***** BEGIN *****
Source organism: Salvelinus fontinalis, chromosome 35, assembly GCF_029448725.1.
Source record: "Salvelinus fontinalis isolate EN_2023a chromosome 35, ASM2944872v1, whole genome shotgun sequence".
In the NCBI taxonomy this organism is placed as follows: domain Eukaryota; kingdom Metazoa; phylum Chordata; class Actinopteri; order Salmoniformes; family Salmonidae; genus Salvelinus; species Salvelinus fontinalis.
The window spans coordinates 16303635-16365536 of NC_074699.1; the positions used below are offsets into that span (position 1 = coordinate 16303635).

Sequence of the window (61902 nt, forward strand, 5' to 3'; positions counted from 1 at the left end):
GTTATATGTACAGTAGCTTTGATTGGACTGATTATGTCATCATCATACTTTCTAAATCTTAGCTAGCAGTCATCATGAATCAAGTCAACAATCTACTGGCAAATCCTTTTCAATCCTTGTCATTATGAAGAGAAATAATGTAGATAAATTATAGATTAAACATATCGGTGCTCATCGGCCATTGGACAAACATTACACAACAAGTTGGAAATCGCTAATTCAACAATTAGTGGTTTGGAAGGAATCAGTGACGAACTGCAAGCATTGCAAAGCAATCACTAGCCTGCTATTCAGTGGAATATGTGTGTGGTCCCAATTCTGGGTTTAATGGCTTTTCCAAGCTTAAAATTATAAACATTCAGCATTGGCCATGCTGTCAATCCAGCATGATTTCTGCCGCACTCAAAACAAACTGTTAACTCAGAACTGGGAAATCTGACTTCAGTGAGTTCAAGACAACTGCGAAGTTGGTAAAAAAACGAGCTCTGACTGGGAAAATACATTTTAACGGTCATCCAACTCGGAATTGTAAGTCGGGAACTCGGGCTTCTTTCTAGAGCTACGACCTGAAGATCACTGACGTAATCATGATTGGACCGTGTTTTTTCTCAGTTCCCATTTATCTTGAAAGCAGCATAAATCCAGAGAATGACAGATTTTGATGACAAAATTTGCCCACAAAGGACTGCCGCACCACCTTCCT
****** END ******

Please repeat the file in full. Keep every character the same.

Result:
Source organism: Salvelinus fontinalis, chromosome 35, assembly GCF_029448725.1.
Source record: "Salvelinus fontinalis isolate EN_2023a chromosome 35, ASM2944872v1, whole genome shotgun sequence".
In the NCBI taxonomy this organism is placed as follows: domain Eukaryota; kingdom Metazoa; phylum Chordata; class Actinopteri; order Salmoniformes; family Salmonidae; genus Salvelinus; species Salvelinus fontinalis.
The window spans coordinates 16303635-16365536 of NC_074699.1; the positions used below are offsets into that span (position 1 = coordinate 16303635).

Sequence of the window (61902 nt, forward strand, 5' to 3'; positions counted from 1 at the left end):
GTTATATGTACAGTAGCTTTGATTGGACTGATTATGTCATCATCATACTTTCTAAATCTTAGCTAGCAGTCATCATGAATCAAGTCAACAATCTACTGGCAAATCCTTTTCAATCCTTGTCATTATGAAGAGAAATAATGTAGATAAATTATAGATTAAACATATCGGTGCTCATCGGCCATTGGACAAACATTACACAACAAGTTGGAAATCGCTAATTCAACAATTAGTGGTTTGGAAGGAATCAGTGACGAACTGCAAGCATTGCAAAGCAATCACTAGCCTGCTATTCAGTGGAATATGTGTGTGGTCCCAATTCTGGGTTTAATGGCTTTTCCAAGCTTAAAATTATAAACATTCAGCATTGGCCATGCTGTCAATCCAGCATGATTTCTGCCGCACTCAAAACAAACTGTTAACTCAGAACTGGGAAATCTGACTTCAGTGAGTTCAAGACAACTGCGAAGTTGGTAAAAAAACGAGCTCTGACTGGGAAAATACATTTTAACGGTCATCCAACTCGGAATTGTAAGTCGGGAACTCGGGCTTCTTTCTAGAGCTACGACCTGAAGATCACTGACGTAATCATGATTGGACCGTGTTTTTTCTCAGTTCCCATTTATCTTGAAAGCAGCATAAATCCAGAGAATGACAGATTTTGATGACAAAATTTGCCCACAAAGGACTGCCGCACCACCTTCCT